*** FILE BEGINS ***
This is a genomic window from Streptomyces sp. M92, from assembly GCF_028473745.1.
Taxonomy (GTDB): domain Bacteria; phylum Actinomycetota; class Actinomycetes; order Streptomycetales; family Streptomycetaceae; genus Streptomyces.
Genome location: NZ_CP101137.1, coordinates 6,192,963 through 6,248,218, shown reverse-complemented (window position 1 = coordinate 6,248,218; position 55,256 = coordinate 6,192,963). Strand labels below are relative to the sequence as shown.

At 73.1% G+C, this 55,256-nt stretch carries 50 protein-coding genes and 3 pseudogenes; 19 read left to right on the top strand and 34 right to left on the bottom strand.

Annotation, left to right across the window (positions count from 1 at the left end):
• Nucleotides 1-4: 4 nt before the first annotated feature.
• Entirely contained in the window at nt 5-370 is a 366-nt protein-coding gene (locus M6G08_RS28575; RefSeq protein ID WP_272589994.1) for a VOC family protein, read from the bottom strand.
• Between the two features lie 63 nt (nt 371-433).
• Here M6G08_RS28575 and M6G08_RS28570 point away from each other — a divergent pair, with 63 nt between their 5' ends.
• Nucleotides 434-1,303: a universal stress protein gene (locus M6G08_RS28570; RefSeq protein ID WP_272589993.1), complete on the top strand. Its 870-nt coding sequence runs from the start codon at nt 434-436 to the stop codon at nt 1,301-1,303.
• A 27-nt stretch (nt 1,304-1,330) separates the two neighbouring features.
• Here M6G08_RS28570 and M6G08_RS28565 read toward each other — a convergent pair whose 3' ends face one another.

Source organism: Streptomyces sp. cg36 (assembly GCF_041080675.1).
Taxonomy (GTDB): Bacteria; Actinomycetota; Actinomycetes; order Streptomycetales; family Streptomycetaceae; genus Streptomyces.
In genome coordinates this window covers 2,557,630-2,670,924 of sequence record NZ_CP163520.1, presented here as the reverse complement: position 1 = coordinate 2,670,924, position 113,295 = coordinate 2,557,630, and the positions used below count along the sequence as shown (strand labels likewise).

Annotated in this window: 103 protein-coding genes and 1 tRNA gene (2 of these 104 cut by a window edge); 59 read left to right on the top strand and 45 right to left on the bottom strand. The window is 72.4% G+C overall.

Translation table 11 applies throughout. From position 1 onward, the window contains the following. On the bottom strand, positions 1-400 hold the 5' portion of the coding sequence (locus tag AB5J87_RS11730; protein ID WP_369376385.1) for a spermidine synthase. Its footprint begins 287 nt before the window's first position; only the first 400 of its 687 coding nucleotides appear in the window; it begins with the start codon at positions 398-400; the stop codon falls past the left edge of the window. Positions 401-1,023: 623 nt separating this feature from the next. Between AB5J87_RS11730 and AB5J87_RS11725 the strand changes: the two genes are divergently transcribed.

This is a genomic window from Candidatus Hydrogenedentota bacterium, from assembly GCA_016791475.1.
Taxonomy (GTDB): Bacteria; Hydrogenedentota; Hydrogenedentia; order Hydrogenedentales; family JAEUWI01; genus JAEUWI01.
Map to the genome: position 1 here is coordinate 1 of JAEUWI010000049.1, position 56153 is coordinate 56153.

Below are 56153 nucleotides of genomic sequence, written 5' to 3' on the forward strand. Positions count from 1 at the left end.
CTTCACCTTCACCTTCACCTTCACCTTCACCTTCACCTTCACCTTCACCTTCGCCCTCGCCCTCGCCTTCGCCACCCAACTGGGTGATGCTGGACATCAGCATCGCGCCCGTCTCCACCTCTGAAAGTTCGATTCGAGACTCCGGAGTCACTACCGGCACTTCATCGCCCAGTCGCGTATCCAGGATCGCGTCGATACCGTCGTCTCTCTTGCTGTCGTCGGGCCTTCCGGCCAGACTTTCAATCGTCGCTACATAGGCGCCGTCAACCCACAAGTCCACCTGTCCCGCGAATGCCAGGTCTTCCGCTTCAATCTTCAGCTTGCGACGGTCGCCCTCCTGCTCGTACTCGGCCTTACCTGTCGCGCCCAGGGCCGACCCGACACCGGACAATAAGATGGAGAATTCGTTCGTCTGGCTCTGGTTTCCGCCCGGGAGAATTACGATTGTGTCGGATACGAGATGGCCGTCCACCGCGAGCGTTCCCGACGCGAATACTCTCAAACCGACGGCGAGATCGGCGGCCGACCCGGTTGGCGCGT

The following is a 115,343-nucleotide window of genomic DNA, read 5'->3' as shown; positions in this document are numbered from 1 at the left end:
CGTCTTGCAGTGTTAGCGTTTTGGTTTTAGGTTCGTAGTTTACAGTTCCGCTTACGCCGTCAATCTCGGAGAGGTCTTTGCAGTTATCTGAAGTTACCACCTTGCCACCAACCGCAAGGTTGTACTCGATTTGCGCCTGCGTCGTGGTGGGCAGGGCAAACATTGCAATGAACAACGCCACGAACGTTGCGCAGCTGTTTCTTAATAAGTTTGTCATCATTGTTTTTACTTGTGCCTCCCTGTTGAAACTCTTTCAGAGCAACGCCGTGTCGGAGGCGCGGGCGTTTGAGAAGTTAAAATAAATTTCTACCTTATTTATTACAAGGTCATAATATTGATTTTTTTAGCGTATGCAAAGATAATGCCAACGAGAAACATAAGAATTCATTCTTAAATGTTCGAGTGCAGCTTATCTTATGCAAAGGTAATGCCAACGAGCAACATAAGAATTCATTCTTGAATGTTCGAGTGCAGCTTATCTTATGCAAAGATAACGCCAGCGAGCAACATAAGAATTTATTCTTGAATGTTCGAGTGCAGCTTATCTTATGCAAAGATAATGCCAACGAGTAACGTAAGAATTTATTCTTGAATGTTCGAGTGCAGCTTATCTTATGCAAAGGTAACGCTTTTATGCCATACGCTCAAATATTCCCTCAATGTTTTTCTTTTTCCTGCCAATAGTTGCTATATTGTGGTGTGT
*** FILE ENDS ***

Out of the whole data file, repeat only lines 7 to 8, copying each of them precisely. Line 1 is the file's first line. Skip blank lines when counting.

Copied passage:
• Entirely contained in the window at nt 5-370 is a 366-nt protein-coding gene (locus M6G08_RS28575; RefSeq protein ID WP_272589994.1) for a VOC family protein, read from the bottom strand.
• Between the two features lie 63 nt (nt 371-433).